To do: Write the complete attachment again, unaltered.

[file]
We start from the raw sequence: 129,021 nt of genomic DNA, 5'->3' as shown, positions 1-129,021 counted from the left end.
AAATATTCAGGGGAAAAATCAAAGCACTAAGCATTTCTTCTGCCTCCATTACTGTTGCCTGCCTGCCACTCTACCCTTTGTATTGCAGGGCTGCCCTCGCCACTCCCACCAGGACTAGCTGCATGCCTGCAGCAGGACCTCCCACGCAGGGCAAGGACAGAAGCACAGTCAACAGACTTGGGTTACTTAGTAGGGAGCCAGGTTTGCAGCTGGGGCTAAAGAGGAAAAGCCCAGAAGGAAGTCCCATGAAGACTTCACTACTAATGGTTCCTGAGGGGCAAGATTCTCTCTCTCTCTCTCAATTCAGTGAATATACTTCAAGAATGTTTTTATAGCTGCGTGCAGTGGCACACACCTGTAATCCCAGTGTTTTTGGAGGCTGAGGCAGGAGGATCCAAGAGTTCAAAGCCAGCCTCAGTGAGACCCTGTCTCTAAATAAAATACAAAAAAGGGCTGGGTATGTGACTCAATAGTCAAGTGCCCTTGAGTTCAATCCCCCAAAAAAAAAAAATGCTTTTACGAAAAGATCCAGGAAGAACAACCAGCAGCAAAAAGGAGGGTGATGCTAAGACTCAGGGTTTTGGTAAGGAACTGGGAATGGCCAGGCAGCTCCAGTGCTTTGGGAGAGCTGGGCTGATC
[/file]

We start from the raw sequence: 129,021 nt of genomic DNA, 5'->3' as shown, positions 1-129,021 counted from the left end.
AAATATTCAGGGGAAAAATCAAAGCACTAAGCATTTCTTCTGCCTCCATTACTGTTGCCTGCCTGCCACTCTACCCTTTGTATTGCAGGGCTGCCCTCGCCACTCCCACCAGGACTAGCTGCATGCCTGCAGCAGGACCTCCCACGCAGGGCAAGGACAGAAGCACAGTCAACAGACTTGGGTTACTTAGTAGGGAGCCAGGTTTGCAGCTGGGGCTAAAGAGGAAAAGCCCAGAAGGAAGTCCCATGAAGACTTCACTACTAATGGTTCCTGAGGGGCAAGATTCTCTCTCTCTCTCTCAATTCAGTGAATATACTTCAAGAATGTTTTTATAGCTGCGTGCAGTGGCACACACCTGTAATCCCAGTGTTTTTGGAGGCTGAGGCAGGAGGATCCAAGAGTTCAAAGCCAGCCTCAGTGAGACCCTGTCTCTAAATAAAATACAAAAAAGGGCTGGGTATGTGACTCAATAGTCAAGTGCCCTTGAGTTCAATCCCCCAAAAAAAAAAAATGCTTTTACGAAAAGATCCAGGAAGAACAACCAGCAGCAAAAAGGAGGGTGATGCTAAGACTCAGGGTTTTGGTAAGGAACTGGGAATGGCCAGGCAGCTCCAGTGCTTTGGGAGAGCTGGGCTGATC